Inventor Alexander Parkes
Alexander Parkes
Born29 December 1813
Died29 June 1890 | Age 76

Alexander Parkes 1856

Parkes was born December 29, 1813, Birmingham, Warwickshire, England.
Alexander was a British chemist and inventor noted for his development of various industrial processes and materials and for having invented the first plastic that Parkes patented in 1856

Celluloid called Parkesine
His interest in the newly formed rubber industry led to the invention of a new material which he called 'Parkesine'. Parkesine was based on cellulose nitrate and was the first plastic.
Parkes observed that the solid residue left after the evaporation of the solvent of photographic collodion was a “hard, horny elastic and waterproof substance.” In 1856, he patented the process of waterproofing woven fabrics by the use of such materials.
Blue plaque on the old Birmingham Science Museum
Blue plaque on the old Birmingham Science Museum
Parkes introduced his new material to great public interest at the '1862' Great International Exhibition in London and was awarded a prize medal. He established The Parkesine Company at Hackney Wick in London.

Wildlife Conservation
Parkesine played an important roll in conservation. Parkes new plastic set into a hard horny material that he used to mimic ivory and tortoiseshell. No longer did animals need to be killed for this industry, protecting wildlife.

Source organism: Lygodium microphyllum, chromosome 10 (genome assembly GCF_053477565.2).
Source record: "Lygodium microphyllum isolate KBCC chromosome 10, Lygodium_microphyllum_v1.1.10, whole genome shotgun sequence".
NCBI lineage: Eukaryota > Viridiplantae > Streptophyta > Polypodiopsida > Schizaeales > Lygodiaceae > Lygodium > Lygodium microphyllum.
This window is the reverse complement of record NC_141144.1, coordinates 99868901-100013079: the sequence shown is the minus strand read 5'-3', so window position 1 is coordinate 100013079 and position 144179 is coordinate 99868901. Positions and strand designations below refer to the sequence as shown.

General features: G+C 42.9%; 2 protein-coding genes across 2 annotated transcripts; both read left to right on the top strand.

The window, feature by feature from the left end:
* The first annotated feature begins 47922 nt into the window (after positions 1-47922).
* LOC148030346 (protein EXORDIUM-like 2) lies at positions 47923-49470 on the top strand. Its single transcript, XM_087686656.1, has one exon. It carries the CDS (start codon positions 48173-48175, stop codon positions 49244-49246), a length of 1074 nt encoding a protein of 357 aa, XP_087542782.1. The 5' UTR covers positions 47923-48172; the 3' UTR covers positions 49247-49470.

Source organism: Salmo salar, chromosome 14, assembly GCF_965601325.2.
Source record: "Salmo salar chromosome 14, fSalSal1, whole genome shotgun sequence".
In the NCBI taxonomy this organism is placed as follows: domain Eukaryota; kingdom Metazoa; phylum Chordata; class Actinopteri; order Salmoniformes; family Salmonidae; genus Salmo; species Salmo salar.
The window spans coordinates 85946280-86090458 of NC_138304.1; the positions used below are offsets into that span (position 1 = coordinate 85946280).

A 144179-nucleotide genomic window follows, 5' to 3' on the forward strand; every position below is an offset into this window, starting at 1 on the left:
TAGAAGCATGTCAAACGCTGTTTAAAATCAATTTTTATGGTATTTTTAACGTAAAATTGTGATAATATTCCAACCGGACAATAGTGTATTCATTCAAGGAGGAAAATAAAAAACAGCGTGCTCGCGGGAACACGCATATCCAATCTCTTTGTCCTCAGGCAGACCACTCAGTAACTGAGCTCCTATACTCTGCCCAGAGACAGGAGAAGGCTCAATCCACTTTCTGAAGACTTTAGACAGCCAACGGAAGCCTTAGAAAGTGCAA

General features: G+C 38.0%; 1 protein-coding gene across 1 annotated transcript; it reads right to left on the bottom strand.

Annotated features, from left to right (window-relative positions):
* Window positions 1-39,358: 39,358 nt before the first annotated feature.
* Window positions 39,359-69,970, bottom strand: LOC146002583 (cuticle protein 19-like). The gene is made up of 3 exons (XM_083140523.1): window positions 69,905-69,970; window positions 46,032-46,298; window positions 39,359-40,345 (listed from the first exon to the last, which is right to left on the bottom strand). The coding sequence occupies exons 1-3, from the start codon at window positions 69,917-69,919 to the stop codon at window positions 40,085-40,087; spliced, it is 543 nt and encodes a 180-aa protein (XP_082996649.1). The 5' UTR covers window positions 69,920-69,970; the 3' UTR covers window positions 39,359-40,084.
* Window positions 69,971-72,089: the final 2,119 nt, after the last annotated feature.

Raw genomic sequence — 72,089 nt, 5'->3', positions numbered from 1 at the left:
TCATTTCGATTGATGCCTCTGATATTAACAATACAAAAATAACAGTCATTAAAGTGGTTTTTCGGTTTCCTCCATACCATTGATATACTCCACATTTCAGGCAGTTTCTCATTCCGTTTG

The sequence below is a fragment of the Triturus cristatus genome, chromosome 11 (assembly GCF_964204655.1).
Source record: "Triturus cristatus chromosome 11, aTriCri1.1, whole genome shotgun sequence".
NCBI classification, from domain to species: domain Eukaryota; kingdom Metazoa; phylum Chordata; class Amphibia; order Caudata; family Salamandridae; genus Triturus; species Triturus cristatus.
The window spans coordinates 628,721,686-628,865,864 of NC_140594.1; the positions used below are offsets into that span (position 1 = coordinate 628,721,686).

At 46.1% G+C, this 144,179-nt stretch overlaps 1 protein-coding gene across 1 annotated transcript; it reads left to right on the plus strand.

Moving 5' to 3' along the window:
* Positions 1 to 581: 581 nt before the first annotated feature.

World without Plastic
Plastic box
Plastic box

Today plastic is everywhere we look. Every house is full of items made from some form of plastic. Celluloid film was the basis of the movie industry.

Some of the thousands of items made from plastic:
Toothbrushes, buckets, bowls, pens, plates, cutlery, bottles, boxes, bags, toys, pipes, tables, chairs, footballs, CDs etc.

Mouldings for:
Computers, smartphones, printers, screens, keyboards, mouse, webcams, cameras, cars, iPods, MP3 players, vacuum cleaners, Stereos, TVs etc.

Too Durable

In the quest for a material that is highly durable this invention has grown into a modern environmental monster. Plastics can take decades to decompose and modern industry has replaced many recyclable materials with plastic. This is especially so with single use items that are discarded and not reused blotting the oceans and countryside.

Things made of Plastic
Bottles Buckets Boxes Cups Toothbrushes Pens Smartphones Computers Televisions Xbox Toys Dolls Chairs Electric plugs sockets Footballs Artificial Grass Flowers Car parts Tools Conservatories Windows Doors Acrylic glass Perspex Knives Forks Plates Spoons Ornaments Lights Toilet seats Pipes
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In History
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